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Why Doesn’t Intel Just Buy AMD?

In a world where ARM (NASDAQ: ARMH  ) is now a viable alternative instruction set architecture in the broad computing market (tablet, notebook, desktop) and, indeed, some could say the dominant architecture, why doesn't Intel (NASDAQ: INTC  )  put an end to AMD by simply buying it?

The pros
What would Intel get out of such a deal? Right off the bat, a number of things come to mind:

  • Hundreds to thousands of graphics patents that could potentially be enough to keep Intel from needing to license NVIDIA's (NASDAQ: NVDA  ) patent portfolio
  • Solid graphics IP that could become even more potent if given Intel's R&D and manufacturing leadership
  • 100% market share in the x86 PC market, and the last dregs of the x86 server market
  • A discrete GPU business that could, once ported to Intel's factories, drive some decent revenue growth
  • Intel would immediately inherit all of the semi-custom designs that AMD has in the pipeline

The cons
How about some of the cons? 

  • Intel is likely on the verge of internally developing GPU IP that is more competitive with AMD's, although it's not yet clear how the next-generation Broadwell and Cherry Trail parts from Intel performs in graphics
  • Intel would inherit a modest net debt load, as well as a bunch of PC/server CPU inventory that it would need to continue selling 
  • There still may be antitrust issues, despite the growing prevalence of ARM-based products in the compute continuum
  • AMD is not a meaningful competitor in HPC, and buying AMD's FirePro lineup would still not position it very well against NVIDIA's Tesla
  • AMD would not likely be accretive to free cash flow and, since there is so much overlap, the company would be hit with restructuring charges as it lays off employees
Buying NVIDIA Would Probably Make More Sense
While also unlikely, it really does seem that, other than the shut-AMD-down-in-PCs angle, Intel could get everything that it needs vis-à-vis graphics from NVIDIA, and would even be able to completely dominate HPC with NVIDIA hardware/software. If NVIDIA, under Intel's wing, were to build its GPUs on Intel's in-house process, then Intel/NVIDIA could potentially increase its GPU market share to such a degree that it could potentially put an end to AMD/ATI, as AMD would not be able to compete on performance or power consumption.

It also helps that NVIDIA's balance sheet is clean as a whistle, with billions in net-cash. Further, ex-Tegra (which is losing money), NVIDIA's cash flow (which is already robust) would look even better under Intel's wing. The main thing blocking such a deal, in this Fool's view, is that NVIDIA CEO Jen-Hsun Huang seems dead set to leading NVIDIA to glory on its own (which, if successful, could generate more value for shareholders than an Intel buyout would).

Foolish bottom line
The real reason that Intel is unlikely to buy AMD is simple -- there are better buys out there, including Intel/AMD competitor NVIDIA. Further, with Intel continuing to push AMD out of the x86 business with its own products, it seems that the idea of buying AMD is only compelling from a graphics perspective, or perhaps to keep AMD's x86 business out of the hands of a competitor (although the cross-licensing deal between AMD/Intel would make this difficult for a competitor, anyway).

AMD doesn't really seem to be a compelling take-out target in a world where ARM is so pervasive and where everybody is investing heavily in graphics. There's still probably a good amount of value in AMD's GPU IP, but the value will diminish as others ramp investments and AMD cuts R&D. In short, AMD needs to build value organically to drive a meaningful share price increase.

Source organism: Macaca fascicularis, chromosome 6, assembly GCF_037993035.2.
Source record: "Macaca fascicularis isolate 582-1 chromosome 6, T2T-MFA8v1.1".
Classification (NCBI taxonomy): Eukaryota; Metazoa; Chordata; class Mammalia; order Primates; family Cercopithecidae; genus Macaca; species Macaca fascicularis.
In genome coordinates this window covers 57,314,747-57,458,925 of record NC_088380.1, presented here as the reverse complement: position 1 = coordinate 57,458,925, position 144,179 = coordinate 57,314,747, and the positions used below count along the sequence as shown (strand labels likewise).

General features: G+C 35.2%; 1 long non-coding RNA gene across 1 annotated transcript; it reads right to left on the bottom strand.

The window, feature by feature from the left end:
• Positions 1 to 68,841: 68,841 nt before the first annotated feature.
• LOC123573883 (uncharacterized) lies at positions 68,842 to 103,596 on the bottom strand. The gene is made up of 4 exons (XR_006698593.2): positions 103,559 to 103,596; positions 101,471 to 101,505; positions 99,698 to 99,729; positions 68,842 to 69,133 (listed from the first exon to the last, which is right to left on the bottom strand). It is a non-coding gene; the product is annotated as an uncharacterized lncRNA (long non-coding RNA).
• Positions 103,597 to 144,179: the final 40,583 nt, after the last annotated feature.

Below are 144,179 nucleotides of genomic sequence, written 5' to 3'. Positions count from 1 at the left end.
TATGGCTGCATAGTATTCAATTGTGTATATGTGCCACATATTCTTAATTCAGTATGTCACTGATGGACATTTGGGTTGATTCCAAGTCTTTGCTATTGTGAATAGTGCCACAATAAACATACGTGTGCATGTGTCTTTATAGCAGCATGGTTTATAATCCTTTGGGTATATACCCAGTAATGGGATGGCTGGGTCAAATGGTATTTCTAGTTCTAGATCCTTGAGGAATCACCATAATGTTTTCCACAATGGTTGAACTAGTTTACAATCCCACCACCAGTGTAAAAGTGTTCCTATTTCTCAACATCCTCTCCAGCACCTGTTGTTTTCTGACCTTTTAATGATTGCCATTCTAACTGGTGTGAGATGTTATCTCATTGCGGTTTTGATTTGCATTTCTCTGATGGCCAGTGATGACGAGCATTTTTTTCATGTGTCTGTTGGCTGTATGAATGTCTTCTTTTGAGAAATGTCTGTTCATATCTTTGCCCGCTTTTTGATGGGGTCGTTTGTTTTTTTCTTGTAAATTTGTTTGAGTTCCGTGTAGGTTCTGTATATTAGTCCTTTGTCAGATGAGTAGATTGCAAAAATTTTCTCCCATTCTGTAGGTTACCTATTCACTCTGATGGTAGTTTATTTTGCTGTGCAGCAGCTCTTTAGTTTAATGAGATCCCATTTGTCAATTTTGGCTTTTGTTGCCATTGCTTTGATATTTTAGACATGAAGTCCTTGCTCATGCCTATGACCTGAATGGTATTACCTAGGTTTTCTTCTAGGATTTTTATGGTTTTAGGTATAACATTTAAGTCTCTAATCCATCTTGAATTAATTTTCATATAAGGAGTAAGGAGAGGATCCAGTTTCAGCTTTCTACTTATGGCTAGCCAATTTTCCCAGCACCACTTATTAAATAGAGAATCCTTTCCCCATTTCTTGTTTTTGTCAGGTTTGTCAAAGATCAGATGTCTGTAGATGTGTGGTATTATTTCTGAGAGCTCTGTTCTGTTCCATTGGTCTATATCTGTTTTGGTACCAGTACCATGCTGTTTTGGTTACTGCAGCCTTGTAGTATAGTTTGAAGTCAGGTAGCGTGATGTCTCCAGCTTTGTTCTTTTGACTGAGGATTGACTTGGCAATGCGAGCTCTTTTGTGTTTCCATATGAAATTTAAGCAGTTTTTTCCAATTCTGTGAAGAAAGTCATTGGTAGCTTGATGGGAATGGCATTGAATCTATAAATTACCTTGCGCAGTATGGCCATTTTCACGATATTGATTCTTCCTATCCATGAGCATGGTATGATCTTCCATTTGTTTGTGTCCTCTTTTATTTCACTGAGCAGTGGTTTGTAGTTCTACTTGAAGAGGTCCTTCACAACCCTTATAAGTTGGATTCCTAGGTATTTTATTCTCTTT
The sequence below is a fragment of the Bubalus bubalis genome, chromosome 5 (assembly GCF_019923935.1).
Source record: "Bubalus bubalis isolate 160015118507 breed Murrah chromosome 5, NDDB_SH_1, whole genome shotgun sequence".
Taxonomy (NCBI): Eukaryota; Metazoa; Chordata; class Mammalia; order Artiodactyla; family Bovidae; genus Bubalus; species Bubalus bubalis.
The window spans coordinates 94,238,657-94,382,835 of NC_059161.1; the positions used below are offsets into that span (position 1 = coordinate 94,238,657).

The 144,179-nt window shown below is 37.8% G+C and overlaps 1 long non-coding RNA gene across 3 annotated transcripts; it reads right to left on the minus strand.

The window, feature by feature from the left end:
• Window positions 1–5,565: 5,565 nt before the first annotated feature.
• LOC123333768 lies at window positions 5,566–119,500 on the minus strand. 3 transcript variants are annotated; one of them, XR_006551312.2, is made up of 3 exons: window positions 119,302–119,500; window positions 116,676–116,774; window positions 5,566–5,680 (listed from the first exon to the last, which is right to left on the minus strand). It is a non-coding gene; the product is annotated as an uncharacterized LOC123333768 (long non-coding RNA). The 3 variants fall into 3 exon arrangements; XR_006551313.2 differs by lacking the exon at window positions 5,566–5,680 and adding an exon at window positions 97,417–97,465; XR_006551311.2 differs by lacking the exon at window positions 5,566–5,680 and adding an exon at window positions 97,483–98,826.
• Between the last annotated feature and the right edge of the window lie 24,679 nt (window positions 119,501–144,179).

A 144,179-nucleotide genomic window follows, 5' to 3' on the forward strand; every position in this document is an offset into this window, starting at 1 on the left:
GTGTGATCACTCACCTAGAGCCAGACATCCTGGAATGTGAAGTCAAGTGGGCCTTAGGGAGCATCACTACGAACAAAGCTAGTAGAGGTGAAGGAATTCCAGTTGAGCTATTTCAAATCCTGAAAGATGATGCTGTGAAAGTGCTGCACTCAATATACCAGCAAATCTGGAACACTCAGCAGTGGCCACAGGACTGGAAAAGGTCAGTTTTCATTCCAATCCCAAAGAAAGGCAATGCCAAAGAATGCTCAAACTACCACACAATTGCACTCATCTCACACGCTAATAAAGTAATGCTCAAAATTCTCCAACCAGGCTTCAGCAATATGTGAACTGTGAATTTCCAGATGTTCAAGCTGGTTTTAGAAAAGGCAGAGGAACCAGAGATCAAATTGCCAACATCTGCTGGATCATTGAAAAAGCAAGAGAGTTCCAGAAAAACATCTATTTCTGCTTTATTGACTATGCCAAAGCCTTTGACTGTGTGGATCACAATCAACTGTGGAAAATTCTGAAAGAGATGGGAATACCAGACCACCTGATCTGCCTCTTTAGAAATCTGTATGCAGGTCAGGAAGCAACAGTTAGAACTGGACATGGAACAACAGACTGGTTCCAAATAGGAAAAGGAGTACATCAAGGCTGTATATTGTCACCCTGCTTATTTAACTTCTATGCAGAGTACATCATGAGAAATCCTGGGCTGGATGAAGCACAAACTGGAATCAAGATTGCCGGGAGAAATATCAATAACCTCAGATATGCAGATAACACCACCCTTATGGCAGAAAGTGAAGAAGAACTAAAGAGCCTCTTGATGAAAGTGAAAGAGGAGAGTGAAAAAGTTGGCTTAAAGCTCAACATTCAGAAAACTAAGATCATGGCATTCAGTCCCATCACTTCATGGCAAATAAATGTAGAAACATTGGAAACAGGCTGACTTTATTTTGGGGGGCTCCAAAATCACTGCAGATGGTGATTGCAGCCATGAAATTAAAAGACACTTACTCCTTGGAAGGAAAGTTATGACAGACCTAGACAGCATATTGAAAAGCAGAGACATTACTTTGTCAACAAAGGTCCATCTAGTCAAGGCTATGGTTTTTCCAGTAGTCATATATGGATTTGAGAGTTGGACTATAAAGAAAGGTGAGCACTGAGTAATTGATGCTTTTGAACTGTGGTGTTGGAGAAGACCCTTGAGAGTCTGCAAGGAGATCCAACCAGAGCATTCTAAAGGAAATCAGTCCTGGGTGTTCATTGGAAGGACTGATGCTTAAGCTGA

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Comments from our Foolish Readers

Help us keep this a respectfully Foolish area! This is a place for our readers to discuss, debate, and learn more about the Foolish investing topic you read about above. Help us keep it clean and safe. If you believe a comment is abusive or otherwise violates our Fool's Rules, please report it via the Report this Comment Report this Comment icon found on every comment.

  • Report this Comment On February 04, 2014, at 6:24 PM, KenLuskin wrote:

    Foundries are the single most expensive things to build in all of technology. They cost on the order of $12 billion, and they have roughly 1,800 days of life. Intel, over the past three generations of foundry technology, has been able to wring a decreasing game out of each generation. They rely on this game. And so the game is shrinking while the cost of the foundries is growing. That’s an unfortunate trend to be a part of.

    They require the client side of the business to keep their foundries full. If you have 1,800 days of foundry life, every day that it’s not 100 percent full, you’re destroying money. So much so—I remind you that there was an earthquake in Taiwan. TSMC announced that they lost a day and a half on a foundry. That was a material event, that the earthquake had interfered with the production of a foundry. What terrifies Intel, all day every day, is empty foundries. That’s what they’re facing right now.

    Their sole advantage on the high end, which they’ve been able to maintain because of foundries, is dependent on the client-side business being able to fill foundries. Now their foundries are looking empty. Their gross margins on the high end are shrinking because of it. Now they’ve gone to others and said, “Would you like to use our foundries?” But if you talk to anyone who’s tried to use their foundries, they’re impossible to use.

    TSMC is built from the ground up to be a merchant foundry. Everything they do is about how a third party can deliver a part all the way through. Intel’s designed toward their rules. Every bit of tuning and optimization is not designed for you. You cannot be tuned for yourself and suddenly decide, “I’m gonna open up and be a merchant foundry.” That’s why they’ve had such an absence of success there. But they have to say that, because everybody knows their foundries are going to be empty. Once the foundries are empty, you short the stock.

    Andrew Feldman